Author Interview: Cindy R. Wilson About 'Paper Girl'


( A bit of a cliché) What do you love most about writing?
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Writing gives me a chance to be someone I’m not and go places I might not ever go—including back in time. It’s like being a kid again, with my imagination running wild and the world at my fingertips (kind of cliché, too, but it’s true!)
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Paper Girl has quite a few themes that are serious current issues that people don’t really take notice of (eg. anxiety, family neglect etc…). Why did you choose to write about these topics?
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A few of these topics are very close to me because I’ve experienced them (or am still experiencing them) in my own life. I honestly wrote this book to bring to light some of these issues that I’m dealing with as my own way of coping and taking steps to move on. When I learned it was going to be published, I knew I’d also found a chance to reach out to other people who are dealing with these issues to show them that despite hardships, there’s still hope.
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Do you ever reread your own work, just for fun?
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Yes! I have files of old stories, even half-finished ones that I peek at all the time. I love revisiting characters and falling in love with them again.
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Do you agree with some of the public that the book dies when it is turned into a movie. Why?
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Tough question! I probably would have years ago. But now? I’ve actually seen a few movies lately where I’ve also read the book but enjoyed the movie so much more. The new interpretation of it hits me in a different way and gives me a different perspective. If not for the movies, these stories might not have connected with the readers in book form, so I think it’s a great additional chance for stories to get out there and entertain or resonate with other people.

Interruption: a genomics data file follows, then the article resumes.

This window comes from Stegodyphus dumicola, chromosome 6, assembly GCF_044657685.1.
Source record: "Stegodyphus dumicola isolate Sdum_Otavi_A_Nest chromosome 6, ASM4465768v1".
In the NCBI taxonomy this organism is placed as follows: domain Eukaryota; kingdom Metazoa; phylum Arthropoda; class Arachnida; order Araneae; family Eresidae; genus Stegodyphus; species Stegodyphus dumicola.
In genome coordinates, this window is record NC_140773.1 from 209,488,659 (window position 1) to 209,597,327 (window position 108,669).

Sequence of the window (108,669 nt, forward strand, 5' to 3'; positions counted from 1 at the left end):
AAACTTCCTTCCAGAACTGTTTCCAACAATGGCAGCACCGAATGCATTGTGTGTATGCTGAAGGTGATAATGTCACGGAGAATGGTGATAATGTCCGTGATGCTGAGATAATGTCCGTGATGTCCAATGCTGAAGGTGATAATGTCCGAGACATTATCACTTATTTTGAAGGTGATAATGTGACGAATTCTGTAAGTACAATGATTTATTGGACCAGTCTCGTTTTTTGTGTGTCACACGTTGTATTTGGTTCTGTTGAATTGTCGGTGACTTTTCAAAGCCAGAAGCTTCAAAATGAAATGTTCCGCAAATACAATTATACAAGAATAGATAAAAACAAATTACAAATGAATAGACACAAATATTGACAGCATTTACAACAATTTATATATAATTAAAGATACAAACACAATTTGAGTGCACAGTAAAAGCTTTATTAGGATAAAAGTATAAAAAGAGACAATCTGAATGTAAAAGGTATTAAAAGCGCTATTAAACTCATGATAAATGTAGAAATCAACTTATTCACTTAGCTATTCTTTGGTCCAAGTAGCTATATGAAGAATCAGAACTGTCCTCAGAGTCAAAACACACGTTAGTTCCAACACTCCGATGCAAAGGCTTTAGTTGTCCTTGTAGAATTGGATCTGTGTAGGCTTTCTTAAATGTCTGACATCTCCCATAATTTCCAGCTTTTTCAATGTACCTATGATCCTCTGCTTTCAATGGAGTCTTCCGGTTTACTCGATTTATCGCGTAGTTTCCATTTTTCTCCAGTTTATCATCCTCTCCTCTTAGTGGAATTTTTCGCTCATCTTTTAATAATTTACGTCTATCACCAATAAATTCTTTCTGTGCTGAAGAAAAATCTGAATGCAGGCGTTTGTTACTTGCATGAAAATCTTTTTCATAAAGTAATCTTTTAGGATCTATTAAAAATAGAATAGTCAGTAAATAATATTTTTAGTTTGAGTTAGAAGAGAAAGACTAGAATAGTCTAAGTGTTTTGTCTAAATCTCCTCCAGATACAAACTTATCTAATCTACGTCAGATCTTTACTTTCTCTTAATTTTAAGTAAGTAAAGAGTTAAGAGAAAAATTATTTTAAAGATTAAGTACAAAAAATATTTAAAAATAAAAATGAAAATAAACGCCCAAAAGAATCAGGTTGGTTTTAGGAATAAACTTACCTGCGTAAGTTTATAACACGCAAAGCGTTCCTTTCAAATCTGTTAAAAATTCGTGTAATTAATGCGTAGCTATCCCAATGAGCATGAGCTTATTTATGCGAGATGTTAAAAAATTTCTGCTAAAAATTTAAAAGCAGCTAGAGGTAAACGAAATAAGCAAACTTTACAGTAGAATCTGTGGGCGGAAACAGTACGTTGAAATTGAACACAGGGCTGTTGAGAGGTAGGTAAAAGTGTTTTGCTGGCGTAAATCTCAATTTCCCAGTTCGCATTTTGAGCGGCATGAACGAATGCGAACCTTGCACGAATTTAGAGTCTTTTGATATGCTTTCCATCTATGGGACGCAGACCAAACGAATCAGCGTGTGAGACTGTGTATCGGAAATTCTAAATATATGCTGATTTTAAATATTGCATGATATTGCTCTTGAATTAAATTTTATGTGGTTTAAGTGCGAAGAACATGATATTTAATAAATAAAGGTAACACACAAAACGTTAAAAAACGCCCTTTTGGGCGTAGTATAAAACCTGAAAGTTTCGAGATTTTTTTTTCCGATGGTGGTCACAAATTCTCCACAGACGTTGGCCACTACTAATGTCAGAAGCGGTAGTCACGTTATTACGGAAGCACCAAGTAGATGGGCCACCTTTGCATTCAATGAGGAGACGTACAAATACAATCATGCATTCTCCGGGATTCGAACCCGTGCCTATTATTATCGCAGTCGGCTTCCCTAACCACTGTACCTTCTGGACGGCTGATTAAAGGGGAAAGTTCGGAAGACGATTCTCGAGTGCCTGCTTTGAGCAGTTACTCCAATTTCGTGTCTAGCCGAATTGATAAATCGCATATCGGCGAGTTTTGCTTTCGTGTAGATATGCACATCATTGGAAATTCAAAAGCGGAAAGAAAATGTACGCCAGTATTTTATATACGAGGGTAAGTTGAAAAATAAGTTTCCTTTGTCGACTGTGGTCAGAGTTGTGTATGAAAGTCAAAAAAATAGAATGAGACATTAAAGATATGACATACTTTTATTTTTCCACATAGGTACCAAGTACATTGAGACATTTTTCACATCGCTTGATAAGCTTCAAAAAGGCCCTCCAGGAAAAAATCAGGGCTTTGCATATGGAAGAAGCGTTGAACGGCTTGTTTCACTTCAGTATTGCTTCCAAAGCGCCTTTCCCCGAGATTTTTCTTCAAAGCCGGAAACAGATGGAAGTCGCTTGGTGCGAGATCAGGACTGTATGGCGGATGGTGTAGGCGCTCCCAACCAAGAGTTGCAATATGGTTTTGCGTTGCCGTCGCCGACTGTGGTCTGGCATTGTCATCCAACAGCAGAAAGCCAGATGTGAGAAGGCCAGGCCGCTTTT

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If you could have an extravagant bookish-themed lunch with any book character or author (alive or dead) who would it be, what would you want to talk about and why?
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Oh, wow! You know how wonky my bookish themed party would be? I’d want all these strong female authors who turned stereotypes and ideals on their heads (even if it wasn’t received well). I’d have Jane Austen sitting next to E. L. James and Agatha Christie or Stephenie Meyer or a mix like that and we’d all have cake, of course, and I’m picturing a whole mad hatter thing. But really, I just want to know what drove them to write what they wrote and what projects they were (or still are) passionate about.
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Anyone who has ever tried to write a story, even just for English class in High School, knows that it isn’t always easy. How did you persevere?
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I make my characters my family. I live and breathe their stories, so even if I’m having a hard writing day, I still can’t stop telling their story.
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Do you fangirl, and if so, what fandoms are you never going to abandon?
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Oooh. Anything L. J. Smith for sure. I read the Vampire Diaries series when I was a kid before the show even came out and since then I’m pro-vampire everything. I love the show! And Supernatural, of course. Don’t tell, but I have a secret Tumblr account I share with my daughter where we write One Shots and Imagines about Supernatural all the time. Go Dean!